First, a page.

Sadly, this was a case of the anticipation being better than the film. From the beginning, we are pelted with the themes of experimentation, transition, gender and exploitation, and it is dull. The trials and tribulations of young girls aren’t inherently interesting, even if the stakes are slightly higher than an episode of Skins. The whole film hinges on us already knowing that Joan Jett and Cherie Currie were the bestest of friends and already thinking they’re talented musicians, because in the hundred or so minutes it runs for, there is nothing to demonstrate either of those things. The longest conversation between the two girls is a minute or so long and even that is mostly taken up by Dakota Fanning’s silent pleas that Kristen Stewart just do some acting, yeh?

Poor little Dakota, this was her break out film. She was going to be a grown-up actress and show everybody that she’s not just a wind-up acting doll. She was clearly willing to do almost anything to make the shift into adult acting, including quite literally, sex, drugs and rock’n’roll. And then they cast her opposite Kristen Stewart. There is little point getting into a Twilight argument, Stewart’s problem goes beyond the vampires. In short, she’s repulsive to watch on screen. In the truest sense of the word, as in she repels the audience. She is sullen, surly and arrogant, in the worst possible way. There is nothing endearing or warm about her, she is utterly soulless and then, she appears on screen, sticks out her chin, mumbles her lines and we are expected to find her mysterious and charming. Well, no. Shan’t. On the other hand, Dakota Fanning is admirable in her attempt to give the film some life. Her vulnerability fights with her anger and disillusionment in an interesting and almost moving way, and Cherie Currie’s story is ultimately the much more engaging for it.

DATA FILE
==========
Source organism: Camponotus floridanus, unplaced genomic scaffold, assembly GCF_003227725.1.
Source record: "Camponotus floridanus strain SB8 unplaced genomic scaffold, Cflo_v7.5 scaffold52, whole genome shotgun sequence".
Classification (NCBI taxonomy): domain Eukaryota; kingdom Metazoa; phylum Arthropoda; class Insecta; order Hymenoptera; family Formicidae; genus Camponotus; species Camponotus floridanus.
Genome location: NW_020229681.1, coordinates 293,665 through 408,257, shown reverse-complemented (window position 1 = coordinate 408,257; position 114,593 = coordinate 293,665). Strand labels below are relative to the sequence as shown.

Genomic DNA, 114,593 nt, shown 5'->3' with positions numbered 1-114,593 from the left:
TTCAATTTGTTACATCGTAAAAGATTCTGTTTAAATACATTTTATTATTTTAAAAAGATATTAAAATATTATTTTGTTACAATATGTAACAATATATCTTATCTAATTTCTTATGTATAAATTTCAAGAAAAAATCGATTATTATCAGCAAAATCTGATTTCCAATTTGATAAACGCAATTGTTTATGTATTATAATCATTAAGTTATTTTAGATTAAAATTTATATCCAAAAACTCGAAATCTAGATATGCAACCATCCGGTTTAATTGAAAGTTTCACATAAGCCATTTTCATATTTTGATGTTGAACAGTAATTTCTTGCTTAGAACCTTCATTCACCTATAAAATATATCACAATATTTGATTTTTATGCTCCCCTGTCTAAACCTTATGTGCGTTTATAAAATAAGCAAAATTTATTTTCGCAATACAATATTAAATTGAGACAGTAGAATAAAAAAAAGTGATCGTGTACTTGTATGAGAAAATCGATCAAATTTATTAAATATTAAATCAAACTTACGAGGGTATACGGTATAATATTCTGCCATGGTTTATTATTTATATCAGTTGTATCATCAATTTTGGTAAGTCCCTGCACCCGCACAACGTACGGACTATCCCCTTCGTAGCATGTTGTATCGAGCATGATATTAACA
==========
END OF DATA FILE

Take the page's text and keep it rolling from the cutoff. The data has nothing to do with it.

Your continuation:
The clothes are a bit of a mixed bag really. Dakota Fanning is dressed in her miniscule corsets, Kristen Stewart is customizing band t-shirts, and it all feels so contrived. Photos from the original Runaways days show that the designer has done a sterling job of recreating their looks, but the girls just don’t live up to them. We’re not given enough of their personalities to believe that they have created their styles themselves and yet minutes (believe me, you’ll be counting every single one) are spent watching them snip away at t-shirts and their hair and their dignity.

The original Runaways minus Joan

It’s a shame really, because there is a good story in there, but they just missed it. Instead of focusing on the friendship, the characters, or god forbid, the music, they latched on to the subplot of the over-sexed, unchaperoned, too-much-too-fast blah blah blah children. The problem with that is that stripped of the personalities, it has about enough substance to fill a shocking anecdote. “Can you believe those girls started a band, got sent on tour to Japan on their own, and then came home?”, “Which girls?, “Just some girls.”, “Oh…”

Is this the best outfit in which to introduce a strong, female character to legions of young, impressionable fans about to embark on the mystical journey through gender development and personal identity?

I had a big film day not long ago. I went to the cinema to see Tom Ford’s directorial debut, A Single Man, and then later that day watched the Swedish vampire horror, Let The Right One In. The last time I can think of when I enjoyed two films on first viewing, to such an extent, on the same day, was in 2004, when I went to the cinema twice in one day to see, The Girl Next Door and Eternal Sunshine of the Spotless Mind. That is not to say that this film day was comparable in terms of quality or genre of film, nor is this the place to defend The Girl Next Door or wax lyrical about Eternal Sunshine of the Spotless Mind, there will be other time for that, but for sheer film-viewing pleasure, that day stands out in my memory, as much as this one will.